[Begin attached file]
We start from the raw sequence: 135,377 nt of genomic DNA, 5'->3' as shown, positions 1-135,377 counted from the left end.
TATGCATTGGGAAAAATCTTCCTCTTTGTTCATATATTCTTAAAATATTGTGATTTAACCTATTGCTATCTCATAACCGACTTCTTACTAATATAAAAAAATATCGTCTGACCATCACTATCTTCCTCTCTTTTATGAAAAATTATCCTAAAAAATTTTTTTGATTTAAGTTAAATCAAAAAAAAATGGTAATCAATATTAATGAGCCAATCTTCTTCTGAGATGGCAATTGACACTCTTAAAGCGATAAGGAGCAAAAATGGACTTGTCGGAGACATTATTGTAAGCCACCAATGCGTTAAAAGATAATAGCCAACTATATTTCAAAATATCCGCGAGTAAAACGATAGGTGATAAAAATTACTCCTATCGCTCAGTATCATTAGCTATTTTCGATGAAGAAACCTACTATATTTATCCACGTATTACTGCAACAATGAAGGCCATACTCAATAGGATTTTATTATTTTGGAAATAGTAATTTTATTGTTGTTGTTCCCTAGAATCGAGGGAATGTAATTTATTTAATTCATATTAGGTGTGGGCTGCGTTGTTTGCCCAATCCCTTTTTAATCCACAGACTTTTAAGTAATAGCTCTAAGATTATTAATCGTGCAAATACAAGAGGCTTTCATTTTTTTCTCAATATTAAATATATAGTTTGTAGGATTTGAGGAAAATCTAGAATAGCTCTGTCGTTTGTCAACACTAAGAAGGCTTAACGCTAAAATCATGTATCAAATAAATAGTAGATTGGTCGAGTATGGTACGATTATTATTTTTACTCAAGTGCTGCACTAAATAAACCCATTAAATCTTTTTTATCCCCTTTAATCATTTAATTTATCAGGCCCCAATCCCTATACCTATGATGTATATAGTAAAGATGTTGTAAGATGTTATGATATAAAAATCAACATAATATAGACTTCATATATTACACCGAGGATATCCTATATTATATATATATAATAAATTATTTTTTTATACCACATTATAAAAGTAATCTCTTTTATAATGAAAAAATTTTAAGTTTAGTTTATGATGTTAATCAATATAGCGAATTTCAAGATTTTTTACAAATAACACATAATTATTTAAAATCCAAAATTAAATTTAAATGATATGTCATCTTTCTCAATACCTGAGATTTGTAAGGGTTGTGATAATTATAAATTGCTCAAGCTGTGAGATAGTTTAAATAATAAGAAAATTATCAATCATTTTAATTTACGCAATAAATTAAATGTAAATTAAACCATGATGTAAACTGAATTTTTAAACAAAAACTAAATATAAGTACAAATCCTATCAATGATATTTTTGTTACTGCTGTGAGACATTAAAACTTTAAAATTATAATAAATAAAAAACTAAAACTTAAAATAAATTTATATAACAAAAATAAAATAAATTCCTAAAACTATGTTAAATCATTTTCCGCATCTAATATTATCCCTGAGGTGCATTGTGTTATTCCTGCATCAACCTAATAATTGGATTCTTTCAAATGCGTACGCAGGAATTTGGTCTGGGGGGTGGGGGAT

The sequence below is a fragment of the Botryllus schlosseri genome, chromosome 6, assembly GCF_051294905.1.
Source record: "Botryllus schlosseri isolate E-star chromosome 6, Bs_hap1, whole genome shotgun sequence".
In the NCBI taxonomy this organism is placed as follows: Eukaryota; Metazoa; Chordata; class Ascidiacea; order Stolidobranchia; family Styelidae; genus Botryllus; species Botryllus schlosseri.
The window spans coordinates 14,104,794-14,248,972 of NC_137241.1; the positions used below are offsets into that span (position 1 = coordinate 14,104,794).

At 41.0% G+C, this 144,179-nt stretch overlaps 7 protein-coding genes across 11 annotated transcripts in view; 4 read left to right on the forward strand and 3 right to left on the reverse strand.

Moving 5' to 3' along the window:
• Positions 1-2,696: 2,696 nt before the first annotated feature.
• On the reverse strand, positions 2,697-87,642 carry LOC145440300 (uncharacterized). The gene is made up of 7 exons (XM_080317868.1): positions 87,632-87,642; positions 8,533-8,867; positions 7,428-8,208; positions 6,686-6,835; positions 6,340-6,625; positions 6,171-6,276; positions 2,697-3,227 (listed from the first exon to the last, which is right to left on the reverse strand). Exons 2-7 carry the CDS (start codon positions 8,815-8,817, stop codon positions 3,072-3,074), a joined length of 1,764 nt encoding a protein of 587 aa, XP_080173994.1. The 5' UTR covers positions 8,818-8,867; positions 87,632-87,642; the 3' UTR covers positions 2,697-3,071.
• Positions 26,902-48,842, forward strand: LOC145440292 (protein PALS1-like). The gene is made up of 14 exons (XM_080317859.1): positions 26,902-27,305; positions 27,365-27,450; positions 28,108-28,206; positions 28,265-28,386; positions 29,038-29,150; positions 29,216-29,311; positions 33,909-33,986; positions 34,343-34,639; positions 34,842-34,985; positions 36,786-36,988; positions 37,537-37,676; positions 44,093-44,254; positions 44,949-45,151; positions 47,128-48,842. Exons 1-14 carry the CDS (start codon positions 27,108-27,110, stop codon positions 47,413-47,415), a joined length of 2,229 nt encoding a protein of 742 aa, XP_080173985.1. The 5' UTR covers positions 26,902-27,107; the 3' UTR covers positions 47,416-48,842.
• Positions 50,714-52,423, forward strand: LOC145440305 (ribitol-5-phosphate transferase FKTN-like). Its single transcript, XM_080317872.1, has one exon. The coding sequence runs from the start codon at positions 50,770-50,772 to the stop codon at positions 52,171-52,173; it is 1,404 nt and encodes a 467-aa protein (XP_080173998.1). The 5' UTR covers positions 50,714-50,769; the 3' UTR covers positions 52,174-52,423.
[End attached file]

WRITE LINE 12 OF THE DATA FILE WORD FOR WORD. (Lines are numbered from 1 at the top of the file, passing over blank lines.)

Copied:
• Positions 50,714-52,423, forward strand: LOC145440305 (ribitol-5-phosphate transferase FKTN-like). Its single transcript, XM_080317872.1, has one exon. The coding sequence runs from the start codon at positions 50,770-50,772 to the stop codon at positions 52,171-52,173; it is 1,404 nt and encodes a 467-aa protein (XP_080173998.1). The 5' UTR covers positions 50,714-50,769; the 3' UTR covers positions 52,174-52,423.